4. Prepare your mind for cultural differences
Yes, I mean like literally. You have to prepare your mind for the cultural differences you will meet. Tell yourself, "hey Shelley, things are going to be different (probably weird) over here. But don't be fazed; you'll soon get used to them."
Saying this to yourself pre-departure or just as you arrive is a great way to prepare your mind for the tough ride ahead.
Because believe it or not, it won’t be easy. You will have to get used to a new way of life, new food, new beliefs, a Western approach to life, new rules, new weather. In short, a new everything.
Heck, for the first few days, you may not even know where to get certain things. Just to buy a snack down the street, you may need to ask up to five people for directions.
Thanks to apps like Google Maps, finding locations and getting directions is now easy. And also tools like NiceLocal that makes it possible to find almost any service provider anywhere one finds himself. For example, with the NiceLocal app, I can easily locate a beauty parlor near me in Bristol if I need to do my pedicure in South West.
5. Prepare for a different way of study
If you're the type who doesn't like the idea of a pre-class study, you may find it hard to cope with the UK lecture style.
In the UK, most lecturers give out handouts and presentation slides before the class day. The intention is for students to brush up on facts and knowledge before coming to class. That way, the lecturer only has to explain key facts and not waste time touching up on every aspect of a concept.
If you attend classes without doing adequate pre-study, you may struggle to understand key terms or statements made during the lecture.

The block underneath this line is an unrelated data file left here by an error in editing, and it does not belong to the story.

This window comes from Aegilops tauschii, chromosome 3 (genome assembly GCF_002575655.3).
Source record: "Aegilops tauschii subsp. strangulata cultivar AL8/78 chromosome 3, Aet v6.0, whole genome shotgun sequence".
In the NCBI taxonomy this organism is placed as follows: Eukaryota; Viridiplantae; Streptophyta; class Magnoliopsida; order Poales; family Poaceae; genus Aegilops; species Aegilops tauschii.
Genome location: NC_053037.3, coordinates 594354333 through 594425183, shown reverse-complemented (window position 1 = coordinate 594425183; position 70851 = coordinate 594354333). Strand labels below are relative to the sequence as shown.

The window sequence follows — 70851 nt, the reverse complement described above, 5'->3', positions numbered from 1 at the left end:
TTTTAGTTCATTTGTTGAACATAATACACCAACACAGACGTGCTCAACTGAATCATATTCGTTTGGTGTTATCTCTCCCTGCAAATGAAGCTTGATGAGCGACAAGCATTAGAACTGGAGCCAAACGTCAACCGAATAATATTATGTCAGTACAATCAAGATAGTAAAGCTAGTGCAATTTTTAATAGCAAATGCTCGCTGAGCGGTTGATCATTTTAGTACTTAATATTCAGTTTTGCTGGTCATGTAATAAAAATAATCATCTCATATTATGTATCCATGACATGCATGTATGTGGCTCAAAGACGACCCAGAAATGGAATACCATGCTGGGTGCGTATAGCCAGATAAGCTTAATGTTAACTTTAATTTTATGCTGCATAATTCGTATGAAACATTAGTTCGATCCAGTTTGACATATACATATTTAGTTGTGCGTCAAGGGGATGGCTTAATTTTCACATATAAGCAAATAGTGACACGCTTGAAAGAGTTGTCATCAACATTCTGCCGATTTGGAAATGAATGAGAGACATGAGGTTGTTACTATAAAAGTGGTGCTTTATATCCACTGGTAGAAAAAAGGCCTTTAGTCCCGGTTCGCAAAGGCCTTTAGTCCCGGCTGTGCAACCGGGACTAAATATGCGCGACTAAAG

The only way to cope with the lecture style in this part of the world is to get prepared ahead of time. If you have a class slated for Thursday, 8 AM, do your due diligence to research the topic for the day. Also, take your time to study any material handed out by the lecturers.
6. Prepare to work independently and in groups
There is something called seminar study in the UK. This is where a group of students spend time with the lecturer discussing key concepts. Usually, the students do most of the talking in a seminar, as the lecturer looks to examine their understanding of the subject of discussion.
If you’re not comfortable voicing your opinion in public, you may have trouble with these seminar arrangements. Because no matter how hard you try to hide from it, you’ll almost always belong to a group.
My advice is that you should start working on yourself (oratory skills and self-esteem) before the commencement of your program. This is important to help you deal with common internal challenges that may deter you from having a great academic performance.
7. Get ready physically for a challenging phase in your life
Most international students who travel to the UK take up the 20-hour per week work schedule opportunity the UK government offers.
The idea is to work on the side while you're schooling.
If this is your plan, too, then it’s important to note that things might get tough before they get better. Up until now, you’ve probably never mixed work with schooling before. Now that you plan to, you must know that your body might not be ready for it.
For starters, imagine you have classes up to 2 PM every day. Then you work from 4 PM to 8 PM, daily. And then the next morning, you have to get up to repeat the same routine. How long before your body breaks down? Well, if you're built different, maybe you might be able to weather the storm.
But if not, then you definitely want to devise an actionable plan. Here are some tips to help with that.
- Find a part-time job that gives allowance for a proper work-study-rest balance. That is, a job that leaves adequate space between when your lecture ends and when you resume duty.
- Prepare your mind for a clogged calendar
- Eat well, drink plenty of water, and make the most of your resting periods
- If you can, don’t throw other engagements into the mix. Really, now may not be a good time to join social clubs, gym classes, and all of that. But if you think you can manage all of that along with your work-study schedule, then why not?
- Learn how to manage stress. You can read blogs on how to do that
- Keep your eyes on the prize to stay focused